By Sarah Reinsel
MILWAUKEE (July 13, 2016) — All four resolutions on parochial schools were passed with resounding voice votes on Wednesday at the 66th Regular Convention of The Lutheran Church—Missouri Synod.
“Our schools are a signature ministry of our identity as a teaching church,” said the Rev. Dr. Dean Nadasdy, chairman of Floor Committee 8 — Parochial Schools. “Historically, many of our older churches began with schools. Some churches actually were preceded by a school … My guess is many of us here at some point spent some time in a Lutheran school.”
Despite 458 Lutheran schools having closed since 2005, Nadasdy reported that there are still 1,173 LCMS early-childhood preschools, 804 elementary schools, 91 domestic high schools and three international schools, with a total of some 200,000 students attending these schools.
Resolution 8-01 encourages a continuation and strengthening of a Lutheran ethos for all Lutheran early-childhood, elementary and high schools.
“We use the word ‘ethos’ in the title of this resolution to refer not only to the identity of our schools, but also to their culture, character and strengths under God’s grace,” Nadasdy said.
“Lutheran ethos is who we are, but also how we are with one another, what we can expect from one another and what we can promise those who come to our schools. [Resolution] 8-01A is meant to provide teachers, administrators and boards with some markers or descriptors of what a Lutheran ethos looks like in one of our schools.”
Some of these markers of the Lutheran ethos include general recommendations for curriculum, such as daily use and regular memorization of Holy Scripture and the Small Catechism, and encouragement for all pastors, teachers, administrators and parents in their involvement in their parochial schools.
Additionally, this list includes points such as “A joyful affirmation and use of the historic, liturgical orders of the church in the worship life of students at school and home,” and “a lively integration of our Scriptural and confessional worldview into all the arts, sciences, and academic disciplines.”
James Scriven, an advisory delegate and education executive for the Synod’s Northwest District, opposed the resolution, expressing concern that it was too narrow and could potentially exclude ministry to families and children from other denominations or religions.
“This proposed resolution unfortunately seeks to require our schools to conform to a very specific style of Lutheran identity, which is, I feel, dismissive of the wide variety of communities in which we serve, putting a one-size-fits-all upon the schools in Lutheran ministry,” Scriven said.
“One of the very strengths of our schools is, throughout many areas of the country, they are an open and welcoming place for a wide variety of people … We get to minister to all of them through our Lutheran schools. While sometimes our congregations will struggle to be able to bring in and impact other kinds of families, our schools are amazingly successful.”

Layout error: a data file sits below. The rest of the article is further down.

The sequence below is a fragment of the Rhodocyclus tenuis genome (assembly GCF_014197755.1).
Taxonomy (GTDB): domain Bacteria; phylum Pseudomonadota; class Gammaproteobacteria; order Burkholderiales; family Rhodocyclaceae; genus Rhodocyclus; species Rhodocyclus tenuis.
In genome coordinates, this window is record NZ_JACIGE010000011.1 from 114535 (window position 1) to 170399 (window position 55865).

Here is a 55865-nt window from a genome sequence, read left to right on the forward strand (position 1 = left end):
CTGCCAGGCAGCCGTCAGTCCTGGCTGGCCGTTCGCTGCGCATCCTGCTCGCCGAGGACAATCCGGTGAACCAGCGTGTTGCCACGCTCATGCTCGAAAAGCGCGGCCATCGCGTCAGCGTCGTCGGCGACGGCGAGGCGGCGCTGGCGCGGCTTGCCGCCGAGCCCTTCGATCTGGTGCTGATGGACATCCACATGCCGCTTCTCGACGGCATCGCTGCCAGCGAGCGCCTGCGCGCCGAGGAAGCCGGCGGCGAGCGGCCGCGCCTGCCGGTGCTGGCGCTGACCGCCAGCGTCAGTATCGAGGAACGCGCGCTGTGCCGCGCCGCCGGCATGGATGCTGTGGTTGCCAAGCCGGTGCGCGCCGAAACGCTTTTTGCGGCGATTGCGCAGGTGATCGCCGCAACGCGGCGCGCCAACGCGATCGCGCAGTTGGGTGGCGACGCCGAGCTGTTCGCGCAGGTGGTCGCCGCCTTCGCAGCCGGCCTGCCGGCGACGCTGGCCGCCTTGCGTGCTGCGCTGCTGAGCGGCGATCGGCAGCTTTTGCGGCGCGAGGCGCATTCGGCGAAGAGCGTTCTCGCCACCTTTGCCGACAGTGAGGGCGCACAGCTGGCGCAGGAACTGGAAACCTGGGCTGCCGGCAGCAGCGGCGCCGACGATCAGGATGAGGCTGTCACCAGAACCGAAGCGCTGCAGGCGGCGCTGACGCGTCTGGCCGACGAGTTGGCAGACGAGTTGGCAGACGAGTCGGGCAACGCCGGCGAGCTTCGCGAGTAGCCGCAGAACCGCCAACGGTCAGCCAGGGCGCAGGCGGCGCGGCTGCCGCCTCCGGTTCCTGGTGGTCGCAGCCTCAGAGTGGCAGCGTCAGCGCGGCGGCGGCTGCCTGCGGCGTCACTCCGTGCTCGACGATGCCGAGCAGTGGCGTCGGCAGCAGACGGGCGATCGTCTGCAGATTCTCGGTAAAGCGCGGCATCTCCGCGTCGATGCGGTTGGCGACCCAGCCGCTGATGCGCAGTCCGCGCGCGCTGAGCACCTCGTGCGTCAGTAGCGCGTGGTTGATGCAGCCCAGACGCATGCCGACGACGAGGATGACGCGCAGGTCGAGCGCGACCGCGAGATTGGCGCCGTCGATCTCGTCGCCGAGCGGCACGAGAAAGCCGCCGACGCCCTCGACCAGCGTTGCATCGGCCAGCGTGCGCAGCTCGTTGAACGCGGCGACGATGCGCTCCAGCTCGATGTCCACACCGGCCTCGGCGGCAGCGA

Resolution 8-02 responds to the prediction that “40 percent of the current Lutheran school administrators are anticipated to retire within the next five years.”
To remedy this upcoming issue, the resolution encourages more efforts to recruit and educate new administrators.
The resolution also seeks more funding for SLED (School Leadership Development), a program under LCMS School Ministry that “recruits and equips administrators for LCMS schools.”
Resolution 8-03, “To Support the Quality and Sustainability of Lutheran Schools through the Work of the Blue Ribbon Committee on Lutheran Schools,” recognizes the need for a blue ribbon committee to do research on “the reason for the decline in the number of schools and in total student enrollment.”
As mentioned above, since 2005, 458 LCMS schools have closed, with a resulting enrollment decrease of some 99,000 students.
Other tasks of this blue ribbon committee will be to “identify alternative models for funding Lutheran schools, with an emphasis on making schools affordable for all families,” and examine classical education, online education, flexible scheduling, hybrid homeschooling and international student ministry as means of enriching and augmenting Lutheran schools.
The blue ribbon committee is expected to present its findings at the 2019 LCMS convention.
Resolution 8-04, “To Preserve the Religious Freedom of Our Parochial Schools,” recognizes the increasing threat of federal and state mandates and encourages all Lutheran schools to “maintain their commitment to the Scriptures and the Lutheran Confessions.”
The resolution also thanks the Alliance Defending Freedom (ADF) for its preparation of the “Protecting Your Ministry” document, which assists schools in protecting their religious freedom in legal situations.
“This resolution simply cautions our schools that they not compromise their religious freedom in the face of increasing infringement of the government in their life together,” explained Nadasdy, “especially as it relates to policies and financial dependence on government programs and aid.”
The 66th Regular Convention of the LCMS is meeting July 9-14 in Milwaukee at the Wisconsin Center convention complex under the theme “Upon This Rock.” Among convention participants are some 1,125 clergy and lay voting delegates.
Sarah Reinsel is a senior at Hillsdale College and an intern for the LCMS convention newsroom.
Posted July 13, 2016
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